It was a miracle of rare device,
      A sunny pleasure-dome with caves of ice!
      A damsel with a dulcimer
      In a vision once I saw:
      It was an Abyssinian maid,
      And on her dulcimer she play'd,
      Singing of Mount Abora.
      Could I revive within me,
      Her symphony and song,
      To such a deep delight 'twould win me,
      That with music loud and long,
      I would build that dome in air,
      That sunny dome! those caves of ice!
      And all who heard should see them there,
      And all should cry, Beware! Beware!
      His flashing eyes, his floating hair!
      Weave a circle round him thrice,
      And close your eyes with holy dread,
      For he on honey-dew hath fed,
      And drunk the milk of Paradise.



How a ship having passed the Line was driven by Storms to the cold Country towards the South Pole; and how from thence she made her course to the tropical Latitude of the Great Pacific Ocean; and of the strange things that befell; and in what manner the Ancyent Marinere came back to his own Country.

It is an ancyent Marinere,
And he stoppeth one of three:
"By thy long grey beard and thy glittering eye
"Now wherefore stoppest me?

The bridegroom's doors are open'd wide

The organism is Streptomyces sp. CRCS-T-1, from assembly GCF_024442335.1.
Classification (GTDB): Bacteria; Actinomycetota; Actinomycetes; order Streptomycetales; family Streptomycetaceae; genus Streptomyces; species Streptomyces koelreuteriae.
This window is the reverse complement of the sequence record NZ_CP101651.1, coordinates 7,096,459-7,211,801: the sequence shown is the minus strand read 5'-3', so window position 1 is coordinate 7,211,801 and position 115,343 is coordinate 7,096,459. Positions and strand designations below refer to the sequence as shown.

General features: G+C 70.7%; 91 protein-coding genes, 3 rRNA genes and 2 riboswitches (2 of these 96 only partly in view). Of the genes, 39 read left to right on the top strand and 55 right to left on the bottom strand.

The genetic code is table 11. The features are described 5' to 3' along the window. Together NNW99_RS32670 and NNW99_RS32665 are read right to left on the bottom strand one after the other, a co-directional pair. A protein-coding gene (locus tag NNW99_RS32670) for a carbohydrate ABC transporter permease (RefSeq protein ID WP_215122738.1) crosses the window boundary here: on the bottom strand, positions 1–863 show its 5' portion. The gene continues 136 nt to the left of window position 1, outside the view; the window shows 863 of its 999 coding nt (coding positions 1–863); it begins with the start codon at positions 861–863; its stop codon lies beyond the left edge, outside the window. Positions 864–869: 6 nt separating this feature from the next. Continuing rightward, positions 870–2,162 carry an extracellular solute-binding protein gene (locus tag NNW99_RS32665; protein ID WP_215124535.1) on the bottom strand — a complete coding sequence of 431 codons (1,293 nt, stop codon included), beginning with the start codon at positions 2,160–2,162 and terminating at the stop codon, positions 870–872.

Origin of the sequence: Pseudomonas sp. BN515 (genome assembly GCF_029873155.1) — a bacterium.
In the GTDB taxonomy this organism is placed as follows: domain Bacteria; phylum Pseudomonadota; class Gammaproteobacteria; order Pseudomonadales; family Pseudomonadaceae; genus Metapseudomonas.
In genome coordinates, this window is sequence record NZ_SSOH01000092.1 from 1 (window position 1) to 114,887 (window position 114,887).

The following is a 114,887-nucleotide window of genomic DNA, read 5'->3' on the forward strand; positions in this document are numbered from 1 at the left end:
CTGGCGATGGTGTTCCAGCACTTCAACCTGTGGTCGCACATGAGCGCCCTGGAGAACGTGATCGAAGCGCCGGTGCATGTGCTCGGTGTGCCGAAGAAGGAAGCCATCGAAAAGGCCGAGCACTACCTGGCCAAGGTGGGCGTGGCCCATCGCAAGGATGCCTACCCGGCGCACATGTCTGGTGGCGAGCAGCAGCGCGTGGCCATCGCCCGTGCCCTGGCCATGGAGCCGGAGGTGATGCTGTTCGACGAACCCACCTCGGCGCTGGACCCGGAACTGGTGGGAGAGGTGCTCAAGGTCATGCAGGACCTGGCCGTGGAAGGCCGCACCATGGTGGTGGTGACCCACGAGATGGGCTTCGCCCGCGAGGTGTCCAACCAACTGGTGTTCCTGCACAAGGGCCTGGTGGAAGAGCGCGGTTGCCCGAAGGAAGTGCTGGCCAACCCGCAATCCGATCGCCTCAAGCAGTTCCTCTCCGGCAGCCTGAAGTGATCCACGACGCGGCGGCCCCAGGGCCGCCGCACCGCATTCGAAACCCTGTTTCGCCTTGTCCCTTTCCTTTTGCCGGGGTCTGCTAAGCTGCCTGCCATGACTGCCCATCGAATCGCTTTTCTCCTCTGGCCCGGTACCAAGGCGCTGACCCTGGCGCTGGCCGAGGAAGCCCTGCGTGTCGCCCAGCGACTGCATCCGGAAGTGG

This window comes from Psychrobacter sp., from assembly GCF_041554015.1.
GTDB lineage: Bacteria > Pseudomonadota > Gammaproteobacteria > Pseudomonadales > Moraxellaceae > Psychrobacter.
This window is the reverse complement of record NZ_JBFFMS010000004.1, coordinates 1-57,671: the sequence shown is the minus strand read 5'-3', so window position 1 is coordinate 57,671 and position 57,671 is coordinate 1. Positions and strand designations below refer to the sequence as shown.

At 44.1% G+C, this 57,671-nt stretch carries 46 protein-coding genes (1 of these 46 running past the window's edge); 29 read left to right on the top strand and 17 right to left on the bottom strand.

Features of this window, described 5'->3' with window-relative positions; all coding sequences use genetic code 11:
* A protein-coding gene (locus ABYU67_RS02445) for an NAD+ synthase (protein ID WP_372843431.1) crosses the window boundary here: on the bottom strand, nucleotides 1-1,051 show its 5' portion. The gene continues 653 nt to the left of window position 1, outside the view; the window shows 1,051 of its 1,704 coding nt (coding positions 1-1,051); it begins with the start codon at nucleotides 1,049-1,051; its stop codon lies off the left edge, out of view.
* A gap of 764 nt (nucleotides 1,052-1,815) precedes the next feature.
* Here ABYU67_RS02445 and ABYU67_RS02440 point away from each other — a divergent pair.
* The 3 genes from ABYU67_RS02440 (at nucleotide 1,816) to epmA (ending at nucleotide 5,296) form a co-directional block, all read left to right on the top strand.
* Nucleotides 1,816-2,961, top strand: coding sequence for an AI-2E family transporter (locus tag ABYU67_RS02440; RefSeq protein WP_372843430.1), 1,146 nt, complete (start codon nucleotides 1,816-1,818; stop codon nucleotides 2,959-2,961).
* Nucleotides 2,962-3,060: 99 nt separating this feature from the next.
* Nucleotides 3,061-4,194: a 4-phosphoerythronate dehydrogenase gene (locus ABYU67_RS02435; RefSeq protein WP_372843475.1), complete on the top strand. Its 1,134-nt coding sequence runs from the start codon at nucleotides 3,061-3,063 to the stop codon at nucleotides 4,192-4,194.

"And I am next of kin;
"The Guests are met, the Feast is set,--
"May'st hear the merry din.

But still he holds the wedding-guest--
There was a Ship, quoth he--
"Nay, if thou'st got a laughsome tale,
"Marinere! come with me."

He holds him with his skinny hand,
Quoth he, there was a Ship--
"Now get thee hence, thou grey-beard Loon!
"Or my Staff shall make thee skip.

He holds him with his glittering eye--
The wedding guest stood still
And listens like a three year's child;
The Marinere hath his will.

The wedding-guest sate on a stone,
He cannot chuse but hear:
And thus spake on that ancyent man,
The bright-eyed Marinere.

The Ship was cheer'd, the Harbour clear'd--
Merrily did we drop
Below the Kirk, below the Hill,
Below the Light-house top.

The Sun came up upon the left,
Out of the Sea came he:
And he shone bright, and on the right
Went down into the Sea.

Higher and Higher every day,
Till over the mast at noon--
The wedding-guest here beat his breast,
For he heard the loud bassoon.

The Bride hath pac'd into the Hall,
Red as a rose is she;
Nodding their heads before her goes
The merry Minstralsy.

The wedding-guest he beat his breast
Yet he cannot chuse but hear:
And thus spake on that ancyent Man,
The bright-eyed Marinere.